Looking for 1906

August 08, 2006

Wondering what New York was like a hundred years ago, I searched the library (via Internet) for pictures. I found cable cars, sparsely populated roads, and a lot of formally dressed people captured on black and white film.

But what was it like to be there? I needed something more specific so I took my camera and went looking for these snapshots from a century ago, trying to find an entrance into New York City circa 1900.


Square 65 207th 1360549034 Square 65 flatiron 1360550307 Square 65 shore road 1360550301 Square 65 post office and eagle 1360548887 Square 65 fifth and 14th 1360548891 Square 65 sun 1360548896
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Uncropped 662 207th 1360549034

207th Street IRT Station, Manhattan, 1906 and 2006. (New York Transit Museum. Subway Style. New York

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Flatiron Building, Manhattan, 1903 and 2006. (Chicago Daily News negatives collection, Chicago Historical Society, #DN-0001198B)

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Shore Road, Bay Ridge, Brooklyn, 1904 and 2006. Shore Road used to be on the shore. Now it lies over 100 yards inland in parts (including here, around 82nd Street), beyond the Belt Parkway, a bike path, and the many parks and playgrounds which were constructed on hydraulic and dry fill in the 1930s. The Verrazano Bridge, completed in 1964, is now visible in the background. (Mid-Manhattan Library Picture Collection)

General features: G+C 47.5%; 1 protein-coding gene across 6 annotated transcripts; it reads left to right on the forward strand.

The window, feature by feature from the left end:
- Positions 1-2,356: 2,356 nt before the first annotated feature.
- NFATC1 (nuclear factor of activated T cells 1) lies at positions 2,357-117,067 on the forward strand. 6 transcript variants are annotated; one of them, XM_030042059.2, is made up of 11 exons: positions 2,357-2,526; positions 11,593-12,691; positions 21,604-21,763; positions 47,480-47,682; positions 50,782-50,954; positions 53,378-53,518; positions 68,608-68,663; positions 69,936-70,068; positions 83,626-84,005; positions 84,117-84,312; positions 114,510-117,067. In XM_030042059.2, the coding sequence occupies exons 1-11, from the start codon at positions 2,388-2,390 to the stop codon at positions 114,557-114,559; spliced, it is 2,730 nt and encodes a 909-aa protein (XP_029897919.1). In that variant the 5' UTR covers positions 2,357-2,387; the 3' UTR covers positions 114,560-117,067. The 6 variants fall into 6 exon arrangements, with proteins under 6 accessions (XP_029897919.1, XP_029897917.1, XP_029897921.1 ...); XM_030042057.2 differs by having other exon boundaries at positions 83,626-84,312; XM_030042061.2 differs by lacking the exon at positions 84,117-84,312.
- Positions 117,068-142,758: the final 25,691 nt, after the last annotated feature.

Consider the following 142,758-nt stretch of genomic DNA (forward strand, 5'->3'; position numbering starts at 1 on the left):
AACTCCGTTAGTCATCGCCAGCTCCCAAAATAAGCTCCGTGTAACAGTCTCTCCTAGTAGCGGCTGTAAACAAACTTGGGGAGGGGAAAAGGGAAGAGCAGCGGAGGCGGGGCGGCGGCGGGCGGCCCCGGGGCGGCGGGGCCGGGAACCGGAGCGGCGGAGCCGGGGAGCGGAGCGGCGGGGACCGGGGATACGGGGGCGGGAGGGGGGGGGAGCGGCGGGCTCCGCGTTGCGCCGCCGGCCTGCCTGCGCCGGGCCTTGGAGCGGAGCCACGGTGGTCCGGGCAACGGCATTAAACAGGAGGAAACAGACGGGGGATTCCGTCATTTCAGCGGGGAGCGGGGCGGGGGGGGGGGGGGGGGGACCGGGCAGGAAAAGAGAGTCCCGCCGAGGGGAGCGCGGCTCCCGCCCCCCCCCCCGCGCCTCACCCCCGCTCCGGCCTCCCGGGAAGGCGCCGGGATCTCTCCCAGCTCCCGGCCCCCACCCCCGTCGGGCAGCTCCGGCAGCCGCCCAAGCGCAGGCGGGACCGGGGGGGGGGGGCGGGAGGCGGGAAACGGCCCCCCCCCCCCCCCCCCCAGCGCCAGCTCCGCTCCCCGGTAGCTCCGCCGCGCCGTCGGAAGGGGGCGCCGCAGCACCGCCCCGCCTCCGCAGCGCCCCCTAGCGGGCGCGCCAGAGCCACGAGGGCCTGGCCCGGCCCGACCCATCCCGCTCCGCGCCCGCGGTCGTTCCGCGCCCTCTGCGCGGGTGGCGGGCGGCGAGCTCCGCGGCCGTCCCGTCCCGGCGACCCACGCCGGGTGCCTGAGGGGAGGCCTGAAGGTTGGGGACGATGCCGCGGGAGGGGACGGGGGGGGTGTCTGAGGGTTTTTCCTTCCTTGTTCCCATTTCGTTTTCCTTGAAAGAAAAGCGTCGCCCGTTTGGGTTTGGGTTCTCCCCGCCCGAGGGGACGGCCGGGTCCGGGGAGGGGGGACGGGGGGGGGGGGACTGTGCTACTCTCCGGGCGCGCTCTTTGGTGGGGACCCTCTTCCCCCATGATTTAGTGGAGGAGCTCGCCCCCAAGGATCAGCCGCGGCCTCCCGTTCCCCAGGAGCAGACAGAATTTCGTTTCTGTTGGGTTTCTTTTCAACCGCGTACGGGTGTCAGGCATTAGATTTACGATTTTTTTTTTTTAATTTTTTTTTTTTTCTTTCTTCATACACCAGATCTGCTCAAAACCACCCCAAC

Uncropped 662 post office and eagle 1360548887

General Post Office and Brooklyn Eagle, downtown Brooklyn, 1906 and 2006. The Post Office has been expanded. The Brooklyn Eagle building, right of the post office in the 1906 photo, was demolished in 1954. (Mid-Manhattan Library Picture Collection)

Uncropped 662 fifth and 14th 1360548891

Looking up Fifth Avenue from 13th Street, Manhattan, 1898 and 2006. Note the Empire State Building, now only about 20 blocks away, just visible in the background. (AP Photo Archive)

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The Sun Building, Manhattan, April 15, 1912 and August 6, 2006. In the 1912 photo people are just learning about the sinking of the Titanic. The Sun, a newspaper which began in 1833, continued publishing until 1950 when it merged with the New York-World Telegram. (AP Photo Archive)